Showing 8 results for the month of March, 2011.

March 24, 2011

Reclaiming artefacts that have gone astray

Posted at 2:06 pm in Elgin Marbles, Similar cases

Looting of artefacts, particularly during invasions & times of occupation, is something that has gone on for thousands of years. More recently though, some cases have gained a much higher profile & in some instances, this has led to the disputed artefacts being voluntarily returned.

The National (UAE)

Homelands seek to reclaim art gone astray
Anna Blundy
Last Updated: Feb 1, 2011

According to the Book of Chronicles in the Bible’s Old Testament, “King Shishak of Egypt attacked Jerusalem and took away the treasures of the Lord’s temple and of the royal palace. He took everything, including the gold shields that Solomon had made.”

Seizing the artworks of a country or a people has always been used as a politically motivated cultural rape in times of conflict. Thus, artworks of disputed ownership have always been in the news. Just last week Germany again rejected Egypt’s demand to return its 3,350-year-old bust of Nefertiti, and there have been battles over ancient Etruscan artwork and Aztec artefacts, not to mention the Elgin Marbles, a collection of classical Greek marble sculptures, inscriptions and architectural artefacts that were part of the Parthenon and other buildings on the Acropolis of Athens. They were brought to Britain by Lord Elgin in the early 1800s, remain in the British Museum and look likely to stay there.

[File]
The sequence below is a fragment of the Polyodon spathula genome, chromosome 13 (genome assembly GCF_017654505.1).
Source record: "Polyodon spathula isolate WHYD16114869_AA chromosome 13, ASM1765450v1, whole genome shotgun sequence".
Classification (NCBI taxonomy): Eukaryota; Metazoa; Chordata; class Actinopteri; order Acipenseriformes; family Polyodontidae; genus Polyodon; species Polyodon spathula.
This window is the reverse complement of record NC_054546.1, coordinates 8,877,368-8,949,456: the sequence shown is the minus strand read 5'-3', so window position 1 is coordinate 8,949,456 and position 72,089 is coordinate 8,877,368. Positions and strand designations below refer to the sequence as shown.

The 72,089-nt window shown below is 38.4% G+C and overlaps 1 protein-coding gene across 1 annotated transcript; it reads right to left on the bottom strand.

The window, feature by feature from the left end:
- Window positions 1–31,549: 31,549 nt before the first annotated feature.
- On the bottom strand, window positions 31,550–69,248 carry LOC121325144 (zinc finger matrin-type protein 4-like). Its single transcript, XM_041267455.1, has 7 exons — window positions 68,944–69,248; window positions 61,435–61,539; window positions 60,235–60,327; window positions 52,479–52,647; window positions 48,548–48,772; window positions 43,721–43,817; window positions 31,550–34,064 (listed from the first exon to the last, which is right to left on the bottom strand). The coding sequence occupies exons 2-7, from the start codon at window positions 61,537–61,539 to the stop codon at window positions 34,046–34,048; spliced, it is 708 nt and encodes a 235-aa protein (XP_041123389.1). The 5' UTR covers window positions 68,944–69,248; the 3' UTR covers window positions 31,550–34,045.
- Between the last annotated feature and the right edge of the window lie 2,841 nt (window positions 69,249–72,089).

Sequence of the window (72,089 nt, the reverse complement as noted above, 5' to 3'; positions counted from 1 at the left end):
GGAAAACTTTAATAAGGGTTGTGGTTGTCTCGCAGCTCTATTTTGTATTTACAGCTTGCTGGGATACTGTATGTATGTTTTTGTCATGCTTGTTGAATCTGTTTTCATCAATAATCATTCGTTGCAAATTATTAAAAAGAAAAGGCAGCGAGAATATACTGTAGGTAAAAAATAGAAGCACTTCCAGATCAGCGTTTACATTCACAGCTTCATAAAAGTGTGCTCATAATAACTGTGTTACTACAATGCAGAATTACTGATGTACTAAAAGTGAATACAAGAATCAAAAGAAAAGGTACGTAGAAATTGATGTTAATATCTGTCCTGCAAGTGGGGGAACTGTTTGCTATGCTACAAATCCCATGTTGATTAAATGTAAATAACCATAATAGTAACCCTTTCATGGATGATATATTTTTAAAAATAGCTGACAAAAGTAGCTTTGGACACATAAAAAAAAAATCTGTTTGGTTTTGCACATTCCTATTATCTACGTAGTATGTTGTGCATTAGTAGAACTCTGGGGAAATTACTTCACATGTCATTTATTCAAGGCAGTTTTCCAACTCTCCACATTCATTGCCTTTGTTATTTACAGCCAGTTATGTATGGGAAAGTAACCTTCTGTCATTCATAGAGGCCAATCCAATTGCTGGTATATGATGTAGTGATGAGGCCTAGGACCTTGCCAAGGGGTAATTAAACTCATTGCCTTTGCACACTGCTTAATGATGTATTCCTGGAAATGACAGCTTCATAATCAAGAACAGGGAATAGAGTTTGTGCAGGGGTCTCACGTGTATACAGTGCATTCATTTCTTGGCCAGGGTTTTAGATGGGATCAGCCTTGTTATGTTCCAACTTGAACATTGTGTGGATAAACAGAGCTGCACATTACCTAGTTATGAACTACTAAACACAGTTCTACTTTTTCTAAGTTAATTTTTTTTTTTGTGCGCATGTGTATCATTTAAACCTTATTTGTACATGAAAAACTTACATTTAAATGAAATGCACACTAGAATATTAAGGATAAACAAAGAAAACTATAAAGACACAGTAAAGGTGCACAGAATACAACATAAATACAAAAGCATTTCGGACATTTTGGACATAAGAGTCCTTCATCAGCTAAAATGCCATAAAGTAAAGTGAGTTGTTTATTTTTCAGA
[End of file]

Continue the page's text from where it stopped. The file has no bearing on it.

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March 17, 2011

The case for the restitution of the William Wallace passport

Posted at 2:07 pm in Similar cases

Another week, another restitution case that gets compared to the Parthenon Marbles. While these cases may well have their own merits for return, any sort of comparison with other cases can be very misleading, particularly where the Parthenon Sculptures are concerned. setting aside any issues of how they were acquired, the Parthenon Marbles were part of a greater whole, both in terms of the remaining surviving sculptures & in terms of the building of which they formed an integral part. In other words, their context was fixed – they were not designed to be seen anywhere else other than in the context of the Acropolis. Many other artefacts however, were never designed for a specific location – their cases is purely one of ownership, meaning that it has far less weight to it than the Parthenon Sculptures do.